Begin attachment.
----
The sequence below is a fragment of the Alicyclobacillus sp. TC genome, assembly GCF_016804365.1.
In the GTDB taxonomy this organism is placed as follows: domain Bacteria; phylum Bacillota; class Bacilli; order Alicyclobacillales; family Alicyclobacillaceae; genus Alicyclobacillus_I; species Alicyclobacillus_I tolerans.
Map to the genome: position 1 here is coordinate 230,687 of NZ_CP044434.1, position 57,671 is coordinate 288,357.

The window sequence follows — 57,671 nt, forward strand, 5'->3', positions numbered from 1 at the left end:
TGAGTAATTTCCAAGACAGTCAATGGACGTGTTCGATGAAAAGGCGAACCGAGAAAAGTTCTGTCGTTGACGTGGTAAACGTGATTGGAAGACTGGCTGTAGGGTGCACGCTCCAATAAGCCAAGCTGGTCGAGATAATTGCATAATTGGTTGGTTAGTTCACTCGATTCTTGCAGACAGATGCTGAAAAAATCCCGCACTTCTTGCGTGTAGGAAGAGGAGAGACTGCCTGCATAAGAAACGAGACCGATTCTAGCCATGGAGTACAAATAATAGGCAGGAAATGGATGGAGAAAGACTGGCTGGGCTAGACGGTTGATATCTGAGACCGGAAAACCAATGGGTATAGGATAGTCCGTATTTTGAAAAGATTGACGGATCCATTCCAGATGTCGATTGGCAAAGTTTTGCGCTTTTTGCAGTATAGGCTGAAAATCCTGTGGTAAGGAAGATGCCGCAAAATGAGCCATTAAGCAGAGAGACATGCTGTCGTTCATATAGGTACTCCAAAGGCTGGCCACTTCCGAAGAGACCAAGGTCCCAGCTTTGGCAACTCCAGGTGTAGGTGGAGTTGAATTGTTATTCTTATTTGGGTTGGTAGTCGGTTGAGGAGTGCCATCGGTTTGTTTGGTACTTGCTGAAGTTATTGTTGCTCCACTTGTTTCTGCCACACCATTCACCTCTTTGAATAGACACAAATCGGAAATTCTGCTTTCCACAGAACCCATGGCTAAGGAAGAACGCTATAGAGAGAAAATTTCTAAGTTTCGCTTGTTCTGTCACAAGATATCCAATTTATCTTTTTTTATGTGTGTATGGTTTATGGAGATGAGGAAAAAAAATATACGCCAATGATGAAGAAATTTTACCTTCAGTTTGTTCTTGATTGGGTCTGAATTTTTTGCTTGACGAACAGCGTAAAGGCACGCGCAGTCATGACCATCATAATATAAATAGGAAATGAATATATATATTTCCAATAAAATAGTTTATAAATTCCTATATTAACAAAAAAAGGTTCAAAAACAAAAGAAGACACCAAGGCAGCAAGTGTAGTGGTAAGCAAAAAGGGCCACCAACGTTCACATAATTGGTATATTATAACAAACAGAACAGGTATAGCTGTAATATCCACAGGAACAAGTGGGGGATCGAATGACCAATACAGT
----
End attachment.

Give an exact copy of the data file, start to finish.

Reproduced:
The sequence below is a fragment of the Alicyclobacillus sp. TC genome, assembly GCF_016804365.1.
In the GTDB taxonomy this organism is placed as follows: domain Bacteria; phylum Bacillota; class Bacilli; order Alicyclobacillales; family Alicyclobacillaceae; genus Alicyclobacillus_I; species Alicyclobacillus_I tolerans.
Map to the genome: position 1 here is coordinate 230,687 of NZ_CP044434.1, position 57,671 is coordinate 288,357.

The window sequence follows — 57,671 nt, forward strand, 5'->3', positions numbered from 1 at the left end:
TGAGTAATTTCCAAGACAGTCAATGGACGTGTTCGATGAAAAGGCGAACCGAGAAAAGTTCTGTCGTTGACGTGGTAAACGTGATTGGAAGACTGGCTGTAGGGTGCACGCTCCAATAAGCCAAGCTGGTCGAGATAATTGCATAATTGGTTGGTTAGTTCACTCGATTCTTGCAGACAGATGCTGAAAAAATCCCGCACTTCTTGCGTGTAGGAAGAGGAGAGACTGCCTGCATAAGAAACGAGACCGATTCTAGCCATGGAGTACAAATAATAGGCAGGAAATGGATGGAGAAAGACTGGCTGGGCTAGACGGTTGATATCTGAGACCGGAAAACCAATGGGTATAGGATAGTCCGTATTTTGAAAAGATTGACGGATCCATTCCAGATGTCGATTGGCAAAGTTTTGCGCTTTTTGCAGTATAGGCTGAAAATCCTGTGGTAAGGAAGATGCCGCAAAATGAGCCATTAAGCAGAGAGACATGCTGTCGTTCATATAGGTACTCCAAAGGCTGGCCACTTCCGAAGAGACCAAGGTCCCAGCTTTGGCAACTCCAGGTGTAGGTGGAGTTGAATTGTTATTCTTATTTGGGTTGGTAGTCGGTTGAGGAGTGCCATCGGTTTGTTTGGTACTTGCTGAAGTTATTGTTGCTCCACTTGTTTCTGCCACACCATTCACCTCTTTGAATAGACACAAATCGGAAATTCTGCTTTCCACAGAACCCATGGCTAAGGAAGAACGCTATAGAGAGAAAATTTCTAAGTTTCGCTTGTTCTGTCACAAGATATCCAATTTATCTTTTTTTATGTGTGTATGGTTTATGGAGATGAGGAAAAAAAATATACGCCAATGATGAAGAAATTTTACCTTCAGTTTGTTCTTGATTGGGTCTGAATTTTTTGCTTGACGAACAGCGTAAAGGCACGCGCAGTCATGACCATCATAATATAAATAGGAAATGAATATATATATTTCCAATAAAATAGTTTATAAATTCCTATATTAACAAAAAAAGGTTCAAAAACAAAAGAAGACACCAAGGCAGCAAGTGTAGTGGTAAGCAAAAAGGGCCACCAACGTTCACATAATTGGTATATTATAACAAACAGAACAGGTATAGCTGTAATATCCACAGGAACAAGTGGGGGATCGAATGACCAATACAGT